Hurricane Dorian Moves Through Puerto Rico, Could Strengthen To Category 3 Hurricane By Saturday
By Space Coast Daily // August 28, 2019
Brevard County's No. 1 Local Source for Weather
SPACE COAST DAILY TV HURRICANE UPDATE: The National Hurricane Center has declared Dorian a hurricane near the US Virgin Islands. Space Coast Daily’s Chris Bonanno discusses the latest NHC report.
BREVARD COUNTY, FLORIDA – National Hurricane Center is continuing to closely monitor Hurricane Dorian as it begins to move off Puerto Rico and head into the Atlantic, southeast of the Bahamas.
National Hurricane Center is projecting Hurricane Dorian will become a powerful hurricane as it moves into more favorable conditions for a hurricane.
Dorian is moving toward the northwest near 13 mph and carrying 80 mph max sustained winds, according to the 8 p.m. report by NHC. Based on this track, Dorian should move over the Atlantic well east of the southeastern and central Bahamas on Thursday and Friday.
The Hurricane Warning for Vieques, Culebra, and the U.S. Virgin Islands has been discontinued. At this time, there are no coastal watches or warnings in effect.
The latest report from NHC comes after Florida Governor Ron DeSantis issued an Executive Order on Wednesday, declaring a state of emergency for counties in the path of Hurricane Dorian.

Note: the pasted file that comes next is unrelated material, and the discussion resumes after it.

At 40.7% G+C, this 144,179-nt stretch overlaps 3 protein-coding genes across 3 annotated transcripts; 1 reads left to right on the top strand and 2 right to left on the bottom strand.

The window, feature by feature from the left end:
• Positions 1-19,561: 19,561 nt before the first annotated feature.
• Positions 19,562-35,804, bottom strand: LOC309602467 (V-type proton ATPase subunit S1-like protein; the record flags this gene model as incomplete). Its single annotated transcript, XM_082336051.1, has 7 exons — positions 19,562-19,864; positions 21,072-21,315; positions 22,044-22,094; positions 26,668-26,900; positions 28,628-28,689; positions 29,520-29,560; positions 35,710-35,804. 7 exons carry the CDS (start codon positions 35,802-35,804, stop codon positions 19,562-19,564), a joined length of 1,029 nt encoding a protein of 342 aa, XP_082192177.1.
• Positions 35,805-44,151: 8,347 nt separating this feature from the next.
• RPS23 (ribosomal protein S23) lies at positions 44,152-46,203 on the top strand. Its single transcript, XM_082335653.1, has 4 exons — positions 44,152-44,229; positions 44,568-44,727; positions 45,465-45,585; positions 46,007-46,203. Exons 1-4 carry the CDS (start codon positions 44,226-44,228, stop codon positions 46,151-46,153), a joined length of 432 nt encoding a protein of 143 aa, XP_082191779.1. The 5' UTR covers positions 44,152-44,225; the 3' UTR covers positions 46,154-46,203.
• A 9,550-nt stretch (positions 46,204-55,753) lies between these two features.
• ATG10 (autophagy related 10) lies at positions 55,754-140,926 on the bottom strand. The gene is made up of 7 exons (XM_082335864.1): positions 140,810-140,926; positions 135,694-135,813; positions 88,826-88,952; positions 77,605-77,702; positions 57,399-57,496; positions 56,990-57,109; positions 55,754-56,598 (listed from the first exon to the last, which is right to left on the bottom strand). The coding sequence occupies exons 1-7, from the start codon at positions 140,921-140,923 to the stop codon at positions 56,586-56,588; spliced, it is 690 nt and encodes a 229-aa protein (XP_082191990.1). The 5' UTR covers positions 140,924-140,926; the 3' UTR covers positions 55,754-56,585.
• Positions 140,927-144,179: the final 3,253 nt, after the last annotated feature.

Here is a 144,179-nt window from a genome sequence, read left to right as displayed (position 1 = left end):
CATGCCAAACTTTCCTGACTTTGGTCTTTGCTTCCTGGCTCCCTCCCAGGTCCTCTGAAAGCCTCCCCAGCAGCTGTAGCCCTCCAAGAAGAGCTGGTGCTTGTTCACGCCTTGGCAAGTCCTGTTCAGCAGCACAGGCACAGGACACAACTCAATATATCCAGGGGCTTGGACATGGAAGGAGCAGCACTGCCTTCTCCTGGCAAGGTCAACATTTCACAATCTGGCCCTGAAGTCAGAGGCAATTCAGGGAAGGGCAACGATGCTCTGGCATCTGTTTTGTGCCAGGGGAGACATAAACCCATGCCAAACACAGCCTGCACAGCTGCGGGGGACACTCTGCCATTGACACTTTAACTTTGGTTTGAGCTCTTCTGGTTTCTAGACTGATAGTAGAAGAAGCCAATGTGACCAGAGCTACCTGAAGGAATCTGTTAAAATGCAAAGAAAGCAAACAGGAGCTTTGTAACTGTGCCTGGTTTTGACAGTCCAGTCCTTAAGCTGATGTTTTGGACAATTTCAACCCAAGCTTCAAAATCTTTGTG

Gov. DeSantis is urging all Floridians on the East Coast to prepare for impacts, as the latest forecasts from the National Hurricane Center project Hurricane Dorian will make landfall on Florida’s East Coast as a major hurricane.
Also on Wednesday, the Captain of the Port (COTP) set port condition Whiskey for the Ports of Fort Piece, Miami, Everglades and Palm Beach due to the expectation of sustained tropical-storm-force winds of at least 39 mph generated by Tropical Storm Dorian that may arrive within 72 hours.
One of the most impressive features of Hurricane Dorian is the rainfall accumulations.
Coastal sections along Florida’s East Coast could see anywhere from 4 to 8 inches if current projections hold true, with some areas in Florida seeing as much as 10 inches in rainfall.
This rainfall may cause life-threatening flash floods, according to NHC.
The hurricane-force winds extend outward up to 15 miles (30 km) from the center and tropical-storm-force winds extend outward up to 80 miles (130 km).
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